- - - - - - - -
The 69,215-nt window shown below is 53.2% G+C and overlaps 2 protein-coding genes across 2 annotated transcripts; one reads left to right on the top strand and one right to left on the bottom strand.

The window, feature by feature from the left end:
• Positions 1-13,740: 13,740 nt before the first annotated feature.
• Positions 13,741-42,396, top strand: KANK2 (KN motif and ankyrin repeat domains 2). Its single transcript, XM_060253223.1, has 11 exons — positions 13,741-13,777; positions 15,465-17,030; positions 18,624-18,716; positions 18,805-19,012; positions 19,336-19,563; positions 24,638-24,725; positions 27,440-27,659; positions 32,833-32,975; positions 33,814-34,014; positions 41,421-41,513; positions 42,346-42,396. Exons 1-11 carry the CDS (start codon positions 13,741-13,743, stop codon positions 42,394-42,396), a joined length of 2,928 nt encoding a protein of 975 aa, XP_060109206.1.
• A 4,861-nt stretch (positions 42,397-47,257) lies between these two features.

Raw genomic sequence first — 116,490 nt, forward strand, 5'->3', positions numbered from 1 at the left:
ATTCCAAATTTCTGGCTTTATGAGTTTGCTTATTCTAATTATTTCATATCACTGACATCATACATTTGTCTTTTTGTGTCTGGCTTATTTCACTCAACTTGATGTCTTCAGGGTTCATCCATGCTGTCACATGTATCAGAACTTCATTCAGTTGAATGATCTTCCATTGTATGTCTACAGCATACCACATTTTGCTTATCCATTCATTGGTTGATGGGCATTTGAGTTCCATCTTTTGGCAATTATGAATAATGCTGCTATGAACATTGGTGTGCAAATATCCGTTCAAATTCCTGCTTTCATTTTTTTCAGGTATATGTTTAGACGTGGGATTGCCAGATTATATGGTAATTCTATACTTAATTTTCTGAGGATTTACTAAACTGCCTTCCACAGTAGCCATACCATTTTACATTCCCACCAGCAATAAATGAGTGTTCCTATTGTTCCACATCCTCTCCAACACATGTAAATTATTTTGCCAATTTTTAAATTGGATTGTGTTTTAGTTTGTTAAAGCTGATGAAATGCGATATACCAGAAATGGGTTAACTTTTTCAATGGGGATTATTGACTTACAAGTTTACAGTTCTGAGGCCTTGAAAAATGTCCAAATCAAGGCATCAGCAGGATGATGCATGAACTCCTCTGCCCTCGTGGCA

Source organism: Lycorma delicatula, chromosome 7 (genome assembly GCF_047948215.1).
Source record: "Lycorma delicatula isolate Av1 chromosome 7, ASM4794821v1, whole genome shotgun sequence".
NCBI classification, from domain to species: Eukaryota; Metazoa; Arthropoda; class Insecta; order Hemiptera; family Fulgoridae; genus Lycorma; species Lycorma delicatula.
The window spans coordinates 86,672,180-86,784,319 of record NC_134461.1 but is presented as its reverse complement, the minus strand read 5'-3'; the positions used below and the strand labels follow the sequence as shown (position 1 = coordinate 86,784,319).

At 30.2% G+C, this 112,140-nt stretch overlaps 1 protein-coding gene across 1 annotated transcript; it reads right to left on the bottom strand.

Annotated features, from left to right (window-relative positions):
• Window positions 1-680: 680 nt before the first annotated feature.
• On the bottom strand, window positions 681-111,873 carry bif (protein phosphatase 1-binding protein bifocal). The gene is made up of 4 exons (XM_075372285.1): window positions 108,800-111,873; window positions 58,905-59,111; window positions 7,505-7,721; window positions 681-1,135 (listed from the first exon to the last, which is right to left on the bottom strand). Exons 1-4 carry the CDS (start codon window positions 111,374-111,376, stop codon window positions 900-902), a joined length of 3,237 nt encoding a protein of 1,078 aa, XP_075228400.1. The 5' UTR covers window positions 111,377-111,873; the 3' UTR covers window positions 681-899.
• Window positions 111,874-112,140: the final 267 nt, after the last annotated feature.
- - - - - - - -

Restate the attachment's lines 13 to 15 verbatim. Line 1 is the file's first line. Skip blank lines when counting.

Annotated features, from left to right (window-relative positions):
• Window positions 1-680: 680 nt before the first annotated feature.
• On the bottom strand, window positions 681-111,873 carry bif (protein phosphatase 1-binding protein bifocal). The gene is made up of 4 exons (XM_075372285.1): window positions 108,800-111,873; window positions 58,905-59,111; window positions 7,505-7,721; window positions 681-1,135 (listed from the first exon to the last, which is right to left on the bottom strand). Exons 1-4 carry the CDS (start codon window positions 111,374-111,376, stop codon window positions 900-902), a joined length of 3,237 nt encoding a protein of 1,078 aa, XP_075228400.1. The 5' UTR covers window positions 111,377-111,873; the 3' UTR covers window positions 681-899.